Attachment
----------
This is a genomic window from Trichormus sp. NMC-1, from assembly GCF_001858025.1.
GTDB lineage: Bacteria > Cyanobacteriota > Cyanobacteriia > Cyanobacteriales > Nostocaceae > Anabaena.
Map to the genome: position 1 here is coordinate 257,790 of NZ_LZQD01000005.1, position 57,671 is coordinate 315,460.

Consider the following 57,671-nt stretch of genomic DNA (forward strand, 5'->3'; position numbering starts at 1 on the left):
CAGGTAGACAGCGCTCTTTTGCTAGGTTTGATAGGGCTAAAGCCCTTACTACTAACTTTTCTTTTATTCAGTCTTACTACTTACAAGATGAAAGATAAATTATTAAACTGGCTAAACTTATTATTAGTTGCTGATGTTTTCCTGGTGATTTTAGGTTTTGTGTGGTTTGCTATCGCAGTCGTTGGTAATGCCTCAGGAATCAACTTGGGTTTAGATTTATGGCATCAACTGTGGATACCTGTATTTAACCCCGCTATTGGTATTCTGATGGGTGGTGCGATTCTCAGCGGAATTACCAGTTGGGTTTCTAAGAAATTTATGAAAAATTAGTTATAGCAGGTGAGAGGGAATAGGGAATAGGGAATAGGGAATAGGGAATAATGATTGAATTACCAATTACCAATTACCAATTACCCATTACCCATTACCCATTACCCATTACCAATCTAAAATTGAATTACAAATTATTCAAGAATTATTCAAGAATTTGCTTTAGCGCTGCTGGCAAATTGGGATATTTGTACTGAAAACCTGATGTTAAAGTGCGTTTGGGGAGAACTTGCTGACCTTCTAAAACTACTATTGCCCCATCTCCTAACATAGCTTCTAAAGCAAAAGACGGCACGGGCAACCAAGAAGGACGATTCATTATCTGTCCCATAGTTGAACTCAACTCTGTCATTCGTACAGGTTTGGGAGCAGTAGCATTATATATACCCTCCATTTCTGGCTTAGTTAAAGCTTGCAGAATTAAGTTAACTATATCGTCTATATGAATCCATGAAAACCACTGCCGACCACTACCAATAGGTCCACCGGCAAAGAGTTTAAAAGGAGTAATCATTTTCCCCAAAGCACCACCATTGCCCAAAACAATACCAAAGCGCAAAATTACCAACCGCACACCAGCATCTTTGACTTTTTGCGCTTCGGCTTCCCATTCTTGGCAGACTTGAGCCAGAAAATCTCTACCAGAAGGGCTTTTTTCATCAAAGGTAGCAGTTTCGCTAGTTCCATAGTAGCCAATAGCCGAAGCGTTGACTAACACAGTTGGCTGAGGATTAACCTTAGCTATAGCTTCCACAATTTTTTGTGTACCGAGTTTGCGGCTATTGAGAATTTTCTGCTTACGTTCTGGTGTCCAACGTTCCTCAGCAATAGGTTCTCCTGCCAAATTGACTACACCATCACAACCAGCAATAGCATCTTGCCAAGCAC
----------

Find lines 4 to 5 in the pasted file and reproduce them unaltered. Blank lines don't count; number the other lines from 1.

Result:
Consider the following 57,671-nt stretch of genomic DNA (forward strand, 5'->3'; position numbering starts at 1 on the left):
CAGGTAGACAGCGCTCTTTTGCTAGGTTTGATAGGGCTAAAGCCCTTACTACTAACTTTTCTTTTATTCAGTCTTACTACTTACAAGATGAAAGATAAATTATTAAACTGGCTAAACTTATTATTAGTTGCTGATGTTTTCCTGGTGATTTTAGGTTTTGTGTGGTTTGCTATCGCAGTCGTTGGTAATGCCTCAGGAATCAACTTGGGTTTAGATTTATGGCATCAACTGTGGATACCTGTATTTAACCCCGCTATTGGTATTCTGATGGGTGGTGCGATTCTCAGCGGAATTACCAGTTGGGTTTCTAAGAAATTTATGAAAAATTAGTTATAGCAGGTGAGAGGGAATAGGGAATAGGGAATAGGGAATAGGGAATAATGATTGAATTACCAATTACCAATTACCAATTACCCATTACCCATTACCCATTACCCATTACCAATCTAAAATTGAATTACAAATTATTCAAGAATTATTCAAGAATTTGCTTTAGCGCTGCTGGCAAATTGGGATATTTGTACTGAAAACCTGATGTTAAAGTGCGTTTGGGGAGAACTTGCTGACCTTCTAAAACTACTATTGCCCCATCTCCTAACATAGCTTCTAAAGCAAAAGACGGCACGGGCAACCAAGAAGGACGATTCATTATCTGTCCCATAGTTGAACTCAACTCTGTCATTCGTACAGGTTTGGGAGCAGTAGCATTATATATACCCTCCATTTCTGGCTTAGTTAAAGCTTGCAGAATTAAGTTAACTATATCGTCTATATGAATCCATGAAAACCACTGCCGACCACTACCAATAGGTCCACCGGCAAAGAGTTTAAAAGGAGTAATCATTTTCCCCAAAGCACCACCATTGCCCAAAACAATACCAAAGCGCAAAATTACCAACCGCACACCAGCATCTTTGACTTTTTGCGCTTCGGCTTCCCATTCTTGGCAGACTTGAGCCAGAAAATCTCTACCAGAAGGGCTTTTTTCATCAAAGGTAGCAGTTTCGCTAGTTCCATAGTAGCCAATAGCCGAAGCGTTGACTAACACAGTTGGCTGAGGATTAACCTTAGCTATAGCTTCCACAATTTTTTGTGTACCGAGTTTGCGGCTATTGAGAATTTTCTGCTTACGTTCTGGTGTCCAACGTTCCTCAGCAATAGGTTCTCCTGCCAAATTGACTACACCATCACAACCAGCAATAGCATCTTGCCAAGCAC